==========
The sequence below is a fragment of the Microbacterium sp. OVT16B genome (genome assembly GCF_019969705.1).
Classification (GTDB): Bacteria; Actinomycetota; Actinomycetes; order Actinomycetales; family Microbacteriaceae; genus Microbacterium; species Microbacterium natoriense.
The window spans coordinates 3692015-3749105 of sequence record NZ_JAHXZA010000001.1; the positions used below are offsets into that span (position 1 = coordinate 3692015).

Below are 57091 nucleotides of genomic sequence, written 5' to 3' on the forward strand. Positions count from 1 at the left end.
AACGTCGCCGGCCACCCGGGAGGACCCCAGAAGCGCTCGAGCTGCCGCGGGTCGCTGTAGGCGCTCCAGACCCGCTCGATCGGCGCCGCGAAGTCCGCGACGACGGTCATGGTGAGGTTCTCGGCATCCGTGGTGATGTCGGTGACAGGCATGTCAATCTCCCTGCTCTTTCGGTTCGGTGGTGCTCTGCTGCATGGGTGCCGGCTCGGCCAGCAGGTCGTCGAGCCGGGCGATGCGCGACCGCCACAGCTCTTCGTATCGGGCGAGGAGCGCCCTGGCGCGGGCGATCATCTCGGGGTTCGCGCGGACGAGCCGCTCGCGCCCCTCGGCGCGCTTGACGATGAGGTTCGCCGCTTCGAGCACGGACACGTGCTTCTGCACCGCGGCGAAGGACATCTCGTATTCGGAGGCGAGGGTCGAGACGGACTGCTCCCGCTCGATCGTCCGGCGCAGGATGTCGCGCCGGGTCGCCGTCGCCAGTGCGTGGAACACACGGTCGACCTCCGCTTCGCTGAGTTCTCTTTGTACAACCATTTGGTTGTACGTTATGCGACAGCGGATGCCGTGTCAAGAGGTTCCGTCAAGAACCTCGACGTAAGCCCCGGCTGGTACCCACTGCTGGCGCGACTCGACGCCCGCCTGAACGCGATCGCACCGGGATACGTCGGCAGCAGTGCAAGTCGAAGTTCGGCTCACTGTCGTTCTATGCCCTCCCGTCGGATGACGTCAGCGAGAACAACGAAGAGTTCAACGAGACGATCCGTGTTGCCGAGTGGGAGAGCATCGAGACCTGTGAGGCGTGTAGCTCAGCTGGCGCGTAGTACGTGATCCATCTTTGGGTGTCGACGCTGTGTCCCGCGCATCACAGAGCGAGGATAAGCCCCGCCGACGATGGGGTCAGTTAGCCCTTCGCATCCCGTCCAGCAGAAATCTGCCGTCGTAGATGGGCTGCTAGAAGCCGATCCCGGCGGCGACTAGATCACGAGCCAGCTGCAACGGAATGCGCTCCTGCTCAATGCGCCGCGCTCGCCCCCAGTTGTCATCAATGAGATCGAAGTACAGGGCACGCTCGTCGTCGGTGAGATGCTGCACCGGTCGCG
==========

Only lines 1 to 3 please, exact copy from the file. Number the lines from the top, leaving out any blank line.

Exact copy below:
The sequence below is a fragment of the Microbacterium sp. OVT16B genome (genome assembly GCF_019969705.1).
Classification (GTDB): Bacteria; Actinomycetota; Actinomycetes; order Actinomycetales; family Microbacteriaceae; genus Microbacterium; species Microbacterium natoriense.
The window spans coordinates 3692015-3749105 of sequence record NZ_JAHXZA010000001.1; the positions used below are offsets into that span (position 1 = coordinate 3692015).